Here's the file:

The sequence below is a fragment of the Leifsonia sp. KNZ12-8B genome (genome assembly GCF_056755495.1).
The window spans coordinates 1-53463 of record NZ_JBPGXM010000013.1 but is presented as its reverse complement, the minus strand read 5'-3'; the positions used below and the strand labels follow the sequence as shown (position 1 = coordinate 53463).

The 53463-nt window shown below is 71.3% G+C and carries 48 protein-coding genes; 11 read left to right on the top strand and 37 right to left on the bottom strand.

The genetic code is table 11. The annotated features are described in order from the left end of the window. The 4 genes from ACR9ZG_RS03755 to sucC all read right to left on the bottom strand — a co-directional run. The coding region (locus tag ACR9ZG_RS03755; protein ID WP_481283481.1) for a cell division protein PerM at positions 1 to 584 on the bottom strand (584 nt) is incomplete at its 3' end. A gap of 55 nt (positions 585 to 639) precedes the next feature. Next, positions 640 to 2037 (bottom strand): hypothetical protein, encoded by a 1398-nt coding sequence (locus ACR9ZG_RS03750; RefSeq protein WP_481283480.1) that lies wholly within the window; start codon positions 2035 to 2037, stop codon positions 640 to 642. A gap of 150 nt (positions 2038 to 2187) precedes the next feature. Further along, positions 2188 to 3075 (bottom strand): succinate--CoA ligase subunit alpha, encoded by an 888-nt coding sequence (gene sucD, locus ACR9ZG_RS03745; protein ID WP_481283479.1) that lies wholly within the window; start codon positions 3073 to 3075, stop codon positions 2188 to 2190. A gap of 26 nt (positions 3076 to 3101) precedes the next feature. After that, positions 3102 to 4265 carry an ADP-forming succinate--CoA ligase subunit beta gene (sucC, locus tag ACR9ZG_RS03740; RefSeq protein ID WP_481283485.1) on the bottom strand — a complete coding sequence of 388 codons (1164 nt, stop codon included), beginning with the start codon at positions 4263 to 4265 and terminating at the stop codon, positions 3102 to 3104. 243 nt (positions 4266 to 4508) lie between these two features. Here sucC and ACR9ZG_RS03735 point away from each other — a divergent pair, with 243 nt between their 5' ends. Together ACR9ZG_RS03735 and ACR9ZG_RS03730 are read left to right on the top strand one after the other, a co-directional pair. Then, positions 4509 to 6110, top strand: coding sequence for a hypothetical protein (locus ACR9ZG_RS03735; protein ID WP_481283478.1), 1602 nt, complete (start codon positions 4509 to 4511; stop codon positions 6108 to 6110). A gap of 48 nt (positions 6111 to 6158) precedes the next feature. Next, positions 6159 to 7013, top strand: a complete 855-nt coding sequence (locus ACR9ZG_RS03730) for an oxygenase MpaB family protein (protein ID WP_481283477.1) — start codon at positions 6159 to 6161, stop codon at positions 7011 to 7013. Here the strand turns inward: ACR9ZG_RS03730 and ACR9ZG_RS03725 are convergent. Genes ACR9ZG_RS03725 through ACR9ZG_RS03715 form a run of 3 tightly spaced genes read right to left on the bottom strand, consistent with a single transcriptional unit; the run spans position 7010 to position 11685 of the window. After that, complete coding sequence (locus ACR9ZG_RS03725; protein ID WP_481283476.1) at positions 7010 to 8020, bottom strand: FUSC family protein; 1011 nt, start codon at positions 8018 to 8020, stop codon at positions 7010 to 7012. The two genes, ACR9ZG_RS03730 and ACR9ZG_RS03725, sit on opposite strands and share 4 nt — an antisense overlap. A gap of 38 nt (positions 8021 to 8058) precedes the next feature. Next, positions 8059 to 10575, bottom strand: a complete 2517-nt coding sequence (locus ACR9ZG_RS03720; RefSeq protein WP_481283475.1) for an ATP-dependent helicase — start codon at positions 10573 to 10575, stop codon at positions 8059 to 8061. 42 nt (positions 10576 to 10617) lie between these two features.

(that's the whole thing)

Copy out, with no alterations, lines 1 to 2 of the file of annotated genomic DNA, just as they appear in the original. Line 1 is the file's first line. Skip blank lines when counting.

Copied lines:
The sequence below is a fragment of the Leifsonia sp. KNZ12-8B genome (genome assembly GCF_056755495.1).
The window spans coordinates 1-53463 of record NZ_JBPGXM010000013.1 but is presented as its reverse complement, the minus strand read 5'-3'; the positions used below and the strand labels follow the sequence as shown (position 1 = coordinate 53463).